Results and Discussion
TERT and CDK4 Integration with CRISPR-Cas9
These images depict G418 selection on the BSCs. Cells that express the neomycin resistance gene, which is incorporated in our plasmid, survive while cells that did not undergo successful integration die.
Brightfield images of BSCs at various points following genetic modification using the CRISPR-Cas9 system.
In the above images, it initially appeared as though the control cells were dying faster than any of our modified cells. However, G418 is a relatively slow-acting antibiotic, and after a period of observation (approximately 2 weeks) it seemed that only the cells transfected with sgRNA4 had some relative success. Following another week of media change and observation, even the sgRNA4 transfected cells appeared to have deteriorated. In addition to the deterioration, there was concern that a portion of the remaining BSCs were undergoing differentiation. The next week it appeared as though a rebound might have occurred, but cell morphology still indicated that the cells may have been moving towards senescence, and the week after that almost all of the cells seemed dead.
With all of our modified cells having died at this point, it seems reasonable to infer that the CRISPR-Cas9 system is not capable of transfecting in a plasmid as large as ours. This was a concern from the beginning of the project, as our PI had previously encountered similar results in his experiments. Consequently, we are now moving to retry this transformation using the Sleeping Beauty transposon system. We may also retry CRISPR again using two separate plasmids, one for each of our primary genes of interest, but for now other methods seem more promising.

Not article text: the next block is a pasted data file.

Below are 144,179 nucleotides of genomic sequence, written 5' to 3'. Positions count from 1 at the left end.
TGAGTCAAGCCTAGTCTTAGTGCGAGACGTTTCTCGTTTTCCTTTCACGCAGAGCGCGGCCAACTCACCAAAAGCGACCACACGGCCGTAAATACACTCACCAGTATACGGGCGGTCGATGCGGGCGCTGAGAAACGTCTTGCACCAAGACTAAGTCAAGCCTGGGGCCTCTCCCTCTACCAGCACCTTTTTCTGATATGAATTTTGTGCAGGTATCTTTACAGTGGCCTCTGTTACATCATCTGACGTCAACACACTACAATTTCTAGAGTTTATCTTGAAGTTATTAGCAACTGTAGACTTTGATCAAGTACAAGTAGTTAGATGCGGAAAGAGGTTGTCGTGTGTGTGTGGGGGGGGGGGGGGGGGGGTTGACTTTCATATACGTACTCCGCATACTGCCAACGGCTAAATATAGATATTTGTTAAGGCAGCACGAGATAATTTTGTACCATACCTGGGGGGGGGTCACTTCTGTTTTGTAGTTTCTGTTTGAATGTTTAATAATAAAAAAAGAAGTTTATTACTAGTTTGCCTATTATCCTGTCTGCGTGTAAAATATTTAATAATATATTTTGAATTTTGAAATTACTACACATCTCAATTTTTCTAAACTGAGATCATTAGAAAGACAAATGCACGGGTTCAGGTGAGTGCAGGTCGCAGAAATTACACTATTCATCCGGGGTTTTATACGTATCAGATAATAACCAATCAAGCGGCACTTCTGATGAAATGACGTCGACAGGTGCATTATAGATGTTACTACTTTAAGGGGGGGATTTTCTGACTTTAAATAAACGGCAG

BSC Characterization Using Pax7 and MF20
Two characterization stains were performed on the BSCs and they were imaged using a Keyence microscope. The first of these was for Pax7, a satellite cell marker, which is shown here in red. For comparison, we also used DAPI to stain for our cell nuclei, seen here in blue, and Phalloidin to stain for actin filaments, seen here in green.
DAPI, Phalloidin, Pax7 stains left to right, 20x.
The second stain was performed using an MF20 antibody to mark Myosin Heavy Chain, and indicator of myogenicity. This stain can be observed on the far right in red, with DAPI and Phalloidin again presented for comparison.
DAPI, Phalloidin, MF20 stain left to right, 20x.
Based on our characterization staining, it appears as though our cells have the expected properties of satellite cells, but the myogenicity stain was inconclusive. It is hypothesized that the absence of MF20 signal was caused by a faulty antibody rather than faulty cells, as our observations of their growth and morphology line up with the expected behavior of muscle cells, but further staining would need to be done to confirm this.